A CONSENSUS of concern about Congressional legislation
which seeks to curtail legal immigration emerged at a recent networking meeting
of international business executives sponsored by Metro Atlanta Chamber of
Commerce, International Business Association and World Trade Center Atlanta.

“I don’t think that this legislation would directly
affect us right now,” said James Jones, international sales director of
Futurus, a Norcross software company.  But Mr. Jones added that Futurus could
be affected negatively should there be a shortage in experienced programmers
for openings which the company could not fill by hiring qualified PERSONNEL
abroad. At present, the company does not have  any foreign employees.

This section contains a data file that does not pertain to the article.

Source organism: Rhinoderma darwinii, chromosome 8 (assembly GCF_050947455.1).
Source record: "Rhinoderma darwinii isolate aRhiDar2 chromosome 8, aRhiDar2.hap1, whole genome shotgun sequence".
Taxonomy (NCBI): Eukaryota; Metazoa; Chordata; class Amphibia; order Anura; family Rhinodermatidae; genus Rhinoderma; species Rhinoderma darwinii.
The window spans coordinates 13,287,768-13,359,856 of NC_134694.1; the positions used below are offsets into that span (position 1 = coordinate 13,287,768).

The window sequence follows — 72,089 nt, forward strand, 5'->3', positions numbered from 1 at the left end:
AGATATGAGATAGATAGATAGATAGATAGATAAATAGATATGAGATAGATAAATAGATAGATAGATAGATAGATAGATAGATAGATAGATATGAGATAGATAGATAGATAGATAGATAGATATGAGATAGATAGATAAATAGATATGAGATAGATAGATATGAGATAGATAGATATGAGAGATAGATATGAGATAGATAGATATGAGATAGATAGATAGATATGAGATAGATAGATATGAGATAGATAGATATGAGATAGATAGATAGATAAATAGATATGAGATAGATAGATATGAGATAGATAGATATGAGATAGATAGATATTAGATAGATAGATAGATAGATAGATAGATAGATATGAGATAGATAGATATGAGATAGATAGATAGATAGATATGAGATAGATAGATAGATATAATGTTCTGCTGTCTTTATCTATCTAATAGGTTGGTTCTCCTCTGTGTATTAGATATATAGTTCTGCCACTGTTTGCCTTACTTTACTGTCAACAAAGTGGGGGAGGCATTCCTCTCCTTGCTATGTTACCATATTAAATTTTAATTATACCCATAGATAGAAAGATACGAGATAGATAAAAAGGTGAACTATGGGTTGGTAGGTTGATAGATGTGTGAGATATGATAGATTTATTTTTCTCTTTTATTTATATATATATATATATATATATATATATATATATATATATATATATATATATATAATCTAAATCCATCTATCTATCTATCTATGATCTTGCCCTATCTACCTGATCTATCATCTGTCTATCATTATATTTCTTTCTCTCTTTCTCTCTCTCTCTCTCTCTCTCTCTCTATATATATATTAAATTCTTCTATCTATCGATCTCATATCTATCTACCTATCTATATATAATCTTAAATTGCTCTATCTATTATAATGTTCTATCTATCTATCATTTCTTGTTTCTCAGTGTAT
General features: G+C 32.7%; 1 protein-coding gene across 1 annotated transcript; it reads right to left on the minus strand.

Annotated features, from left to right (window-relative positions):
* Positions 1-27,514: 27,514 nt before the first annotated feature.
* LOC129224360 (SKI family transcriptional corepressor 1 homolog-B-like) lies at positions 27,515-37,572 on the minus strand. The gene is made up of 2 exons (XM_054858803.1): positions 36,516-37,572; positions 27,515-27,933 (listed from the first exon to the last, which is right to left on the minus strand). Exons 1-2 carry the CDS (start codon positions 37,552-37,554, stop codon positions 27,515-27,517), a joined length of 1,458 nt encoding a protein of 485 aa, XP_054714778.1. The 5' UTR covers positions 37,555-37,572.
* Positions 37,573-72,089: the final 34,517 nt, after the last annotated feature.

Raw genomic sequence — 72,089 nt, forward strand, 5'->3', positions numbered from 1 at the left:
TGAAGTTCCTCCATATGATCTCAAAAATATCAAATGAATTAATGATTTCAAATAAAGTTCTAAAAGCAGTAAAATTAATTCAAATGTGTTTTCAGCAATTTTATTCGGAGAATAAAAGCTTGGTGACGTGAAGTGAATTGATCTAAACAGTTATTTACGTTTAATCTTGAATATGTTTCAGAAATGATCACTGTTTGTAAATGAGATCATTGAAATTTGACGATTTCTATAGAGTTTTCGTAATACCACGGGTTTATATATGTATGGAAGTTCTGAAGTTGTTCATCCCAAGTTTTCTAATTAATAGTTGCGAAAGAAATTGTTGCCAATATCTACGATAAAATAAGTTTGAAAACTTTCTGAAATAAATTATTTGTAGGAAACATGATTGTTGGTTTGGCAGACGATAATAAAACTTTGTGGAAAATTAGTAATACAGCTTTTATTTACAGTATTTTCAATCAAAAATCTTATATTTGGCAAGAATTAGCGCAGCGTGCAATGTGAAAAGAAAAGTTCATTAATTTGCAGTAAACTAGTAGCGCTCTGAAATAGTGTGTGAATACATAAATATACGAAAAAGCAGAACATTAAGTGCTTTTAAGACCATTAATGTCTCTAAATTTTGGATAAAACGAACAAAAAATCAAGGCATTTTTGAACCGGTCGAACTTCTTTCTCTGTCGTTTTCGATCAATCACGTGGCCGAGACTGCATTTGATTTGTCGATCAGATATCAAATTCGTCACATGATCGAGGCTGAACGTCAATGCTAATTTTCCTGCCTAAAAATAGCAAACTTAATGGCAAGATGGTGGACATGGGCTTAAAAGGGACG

On the other hand, Rogelio Cipriano, president of
Atlantic International Translators, said that the legislation would make it
harder for him to provide translations for U.S. companies that want to do
business in other countries.  He finds it ironic that although these
professional people are helping American companies to sell their products, the
U.S. government may increase the restrictions on legal immigrants.

Michael Walker, physician recruiter of Paces Medical
Group of Atlanta, said that a bill introduced by Sen. Alan Simpson, R-Wyo.,
would “eliminate very highly qualified and competent people” from the pool of
available talent.  Foreign medical professionals often are willing to accept
positions that U.S. born and trained doctors might not want for a variety of
reasons including lower pay, the areas in which the jobs are located and the
large case loads of indigent patients, said Gary Ascher, Paces’ business